State’s ag/forestry is $9.7 billion renewable economic project
Published 5:00 pm Wednesday, January 4, 2023
By Sid Salter
Just three months back, Mississippians celebrated Gov. Tate Reeves’ announcement of a $2.5 billion aluminum mill project in the Golden Triangle that promised 1,000 jobs at an average salary of $93,000.
Operating for a time under the code name “Project Triple Crown” and kept remarkably quiet while in the negotiation stages, Reeves called a special session of the Mississippi Legislature to approve funding incentives and a bond package to expand the Mississippi operations of Steel Dynamics Inc. to construct and operate a 650,000-ton, low-carbon recycled flat-rolled aluminum mill.
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The Golden Triangle Development LINK, the Mississippi Development Authority, and other entities shared in the arduous work and ultimate success of bringing the project to fruition – and such economic development success should rightly be celebrated in Mississippi – in the same manner as Mississippians celebrated landing the Nissan and Toyota auto plants and other such projects.
At the same time, however, it’s easy to overlook an existing and renewable sector of Mississippi’s economy that is growing and expanding. Despite crop price fluctuations, higher fuel prices and other costs of production, weather pressures, global geopolitical influences and other usual market forces, the state’s agricultural production value grew in 2022.
MSU Extension agricultural economist Josh Maples said that generally “farmers are generating more revenue this year, but they are also incurring higher expenses.”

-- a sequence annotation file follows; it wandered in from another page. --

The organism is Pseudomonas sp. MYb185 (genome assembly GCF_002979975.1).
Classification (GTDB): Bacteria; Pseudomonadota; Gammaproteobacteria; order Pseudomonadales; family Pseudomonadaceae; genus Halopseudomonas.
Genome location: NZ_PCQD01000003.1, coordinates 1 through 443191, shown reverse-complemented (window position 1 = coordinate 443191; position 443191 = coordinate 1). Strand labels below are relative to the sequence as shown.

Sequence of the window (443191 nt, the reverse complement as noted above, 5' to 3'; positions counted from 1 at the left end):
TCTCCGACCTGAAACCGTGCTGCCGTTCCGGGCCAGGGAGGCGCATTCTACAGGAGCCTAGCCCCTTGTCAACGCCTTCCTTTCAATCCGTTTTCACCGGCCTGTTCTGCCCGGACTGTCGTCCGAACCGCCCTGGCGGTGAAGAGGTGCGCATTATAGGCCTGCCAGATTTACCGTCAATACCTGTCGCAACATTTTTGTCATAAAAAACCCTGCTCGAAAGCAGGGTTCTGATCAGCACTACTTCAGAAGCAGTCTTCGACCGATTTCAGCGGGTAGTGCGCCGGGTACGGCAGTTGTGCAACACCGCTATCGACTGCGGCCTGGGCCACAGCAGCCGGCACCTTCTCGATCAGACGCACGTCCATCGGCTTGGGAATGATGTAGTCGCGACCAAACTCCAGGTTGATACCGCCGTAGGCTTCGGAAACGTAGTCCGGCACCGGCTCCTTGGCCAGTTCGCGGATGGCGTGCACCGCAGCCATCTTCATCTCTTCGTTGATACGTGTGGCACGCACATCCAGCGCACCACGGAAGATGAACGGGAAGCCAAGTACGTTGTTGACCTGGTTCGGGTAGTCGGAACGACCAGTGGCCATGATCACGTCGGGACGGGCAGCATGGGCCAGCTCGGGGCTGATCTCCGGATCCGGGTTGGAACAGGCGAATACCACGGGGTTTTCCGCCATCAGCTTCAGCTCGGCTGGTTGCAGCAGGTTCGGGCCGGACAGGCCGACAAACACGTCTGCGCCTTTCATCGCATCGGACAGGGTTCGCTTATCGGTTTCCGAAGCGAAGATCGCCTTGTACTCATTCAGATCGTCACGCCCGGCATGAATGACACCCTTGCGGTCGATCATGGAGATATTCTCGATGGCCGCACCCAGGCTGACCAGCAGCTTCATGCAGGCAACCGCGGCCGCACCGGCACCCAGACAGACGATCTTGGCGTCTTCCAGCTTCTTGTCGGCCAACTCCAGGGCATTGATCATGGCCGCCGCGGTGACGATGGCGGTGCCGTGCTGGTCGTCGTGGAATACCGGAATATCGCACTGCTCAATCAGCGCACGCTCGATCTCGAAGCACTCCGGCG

The Mississippi State University Extension Service reports that in 2022, the state’s agriculture value reached $9.7 billion – with poultry production accounting for $3.8 billion, soybeans accounting for $1.8 billion and forestry posting $1,3 billion.
Rounding out the top five Mississippi crops in terms of agricultural value produced were corn at $631 million and cotton at $624 million. The sixth highest ag production in overall value was livestock at $456 million, followed by catfish production at $258 million.
Coming in at No. 8 was hay production at $164 million followed by sweet potatoes at $112 million.
Specialty crops – fruit, nuts, vegetables, etc. – were 10th overall in Mississippi agriculture production at $111 million.
Rice ($97 million), wheat ($36 million) and peanuts ($13 million) rounded out major crop value data for Mississippi farmers.
While market influences, weather, and other forces are inherent in farming, Mississippi farmers have faced new challenges that were virtually impossible to foresee and even more difficult to overcome over the last year.
So, celebrate the $2.5 billion aluminum mill and the massive payroll it will bring to Mississippi. But remember to value the tens of thousands of jobs created in the state’s agribusiness sector that grow and strengthen in spite of barriers of politics or weather.
Sid Salter is a syndicated columnist. Contact him at firstname.lastname@example.org